In preparation for the Eucharist (Holy Communion) we hear first Christ’s voice in the readings from the Bible. The readings end with a statement “The Word of the Lord”, meaning that when we hear the Bible being read, Christ is speaking to us. We also hear Christ’s voice in the homily (sermon), when the priest applies these inspired words to our lives. Mass not only gives us a sense of what we ought to do, it also strengthens us for doing it. It reminds us that there is a greater life to come, and in the Eucharist, we already begin to share that heavenly life, and look forward to its fulfilment in heaven. When we hear “The Mass is ended; go in peace to love and serve the Lord” we know that Christ equips us for the task. He has formed us by teaching us through his Word, and he has fed us with His very self in Holy Communion.
If we believe that Christ is really and truly present in the Eucharist, then we will want to receive him in Holy Communion. This is why many people have faced death rather than be deprived of the Mass. We have the immense privilege of being able to worship God in freedom and to go to a sacred place, that of our local church. The letter to the Hebrews tells the Christians of the first century, “Do not neglect the assembling of yourselves together” (Hebrews 10:25)
St Margaret Clitherow lived in York in the late sixteenth century. She was converted to Catholicism at a time when it was illegal to be a Catholic or attend Mass. Margaret however, found that she received so much grace (God’s strength) from attending Mass and receiving the Eucharist (Holy Communion) that she hid priests in her house and secretly allowed them to say Mass for the family.
One day she was raided whilst the children were being taught in her home, and the schoolmaster was arrested; the raiders thought he was a priest. However, one of the children was terrified and led the raiders to the priest’s room where there was a chalice and books for Mass.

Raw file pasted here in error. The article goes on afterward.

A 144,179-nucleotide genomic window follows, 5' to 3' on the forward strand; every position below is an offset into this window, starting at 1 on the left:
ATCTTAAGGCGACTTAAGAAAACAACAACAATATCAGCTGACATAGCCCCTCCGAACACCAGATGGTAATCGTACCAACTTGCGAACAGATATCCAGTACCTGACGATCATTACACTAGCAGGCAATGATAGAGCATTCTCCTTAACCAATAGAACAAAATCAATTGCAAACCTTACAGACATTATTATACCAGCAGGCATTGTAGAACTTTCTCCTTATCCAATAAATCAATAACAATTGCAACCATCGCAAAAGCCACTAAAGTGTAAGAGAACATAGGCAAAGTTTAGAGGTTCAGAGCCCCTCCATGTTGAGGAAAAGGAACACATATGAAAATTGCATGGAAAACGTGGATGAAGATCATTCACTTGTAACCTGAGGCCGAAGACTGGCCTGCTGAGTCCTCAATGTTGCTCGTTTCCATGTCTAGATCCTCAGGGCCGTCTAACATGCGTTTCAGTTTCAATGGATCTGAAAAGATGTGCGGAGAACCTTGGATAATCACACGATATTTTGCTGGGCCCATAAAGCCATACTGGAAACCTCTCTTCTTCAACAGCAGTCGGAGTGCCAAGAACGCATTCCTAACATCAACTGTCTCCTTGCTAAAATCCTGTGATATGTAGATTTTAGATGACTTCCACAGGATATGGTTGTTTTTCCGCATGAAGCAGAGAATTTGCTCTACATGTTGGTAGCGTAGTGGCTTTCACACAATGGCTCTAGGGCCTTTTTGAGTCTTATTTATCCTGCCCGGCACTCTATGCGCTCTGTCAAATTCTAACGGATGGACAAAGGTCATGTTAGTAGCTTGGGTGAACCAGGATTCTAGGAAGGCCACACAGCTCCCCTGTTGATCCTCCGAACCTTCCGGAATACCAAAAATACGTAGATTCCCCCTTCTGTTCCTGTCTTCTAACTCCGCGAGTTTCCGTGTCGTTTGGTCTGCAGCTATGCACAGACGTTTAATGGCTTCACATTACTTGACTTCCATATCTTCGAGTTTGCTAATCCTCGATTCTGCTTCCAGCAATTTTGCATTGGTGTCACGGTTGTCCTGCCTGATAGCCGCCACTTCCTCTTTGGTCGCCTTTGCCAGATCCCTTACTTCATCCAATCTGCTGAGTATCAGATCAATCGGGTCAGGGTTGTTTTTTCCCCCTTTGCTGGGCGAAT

Margaret was arrested but never showed any fear, instead kept the other prisoners cheerful with jokes and her light-hearted attitude. At her trial, when she was charged with harbouring and maintaining priests, she refused to plea. She was told that death was the penalty for not pleading. However, Margaret knew that her death was inevitable and if she pleaded, then her husband and children would also be implicated. Her love for her children and family was too great to allow them to suffer unnecessarily. She was condemned to death and on Good Friday 1586 (the day the Church remembers the death of Jesus) she was crushed to death in a press, with her arms outstretched. Margaret’s love of the Mass was a treasure she was not willing to give up for any reason.
Father, in the Mass, by the power of the Holy Spirit, you enable us to share in your only Son’s own prayer to you, his loving Father. Help us to live lives worthy of this great privilege. We ask this through Christ your Son. Amen.
To read: St. Margaret Clitherow a CTS booklet
To do: Go to Mass; if you are not a Catholic you may not receive Holy Communion, but you would be welcome to go up for a blessing. Visit a house with priest holes.
5. What is the Blessed Sacrament and what is Eucharistic adoration?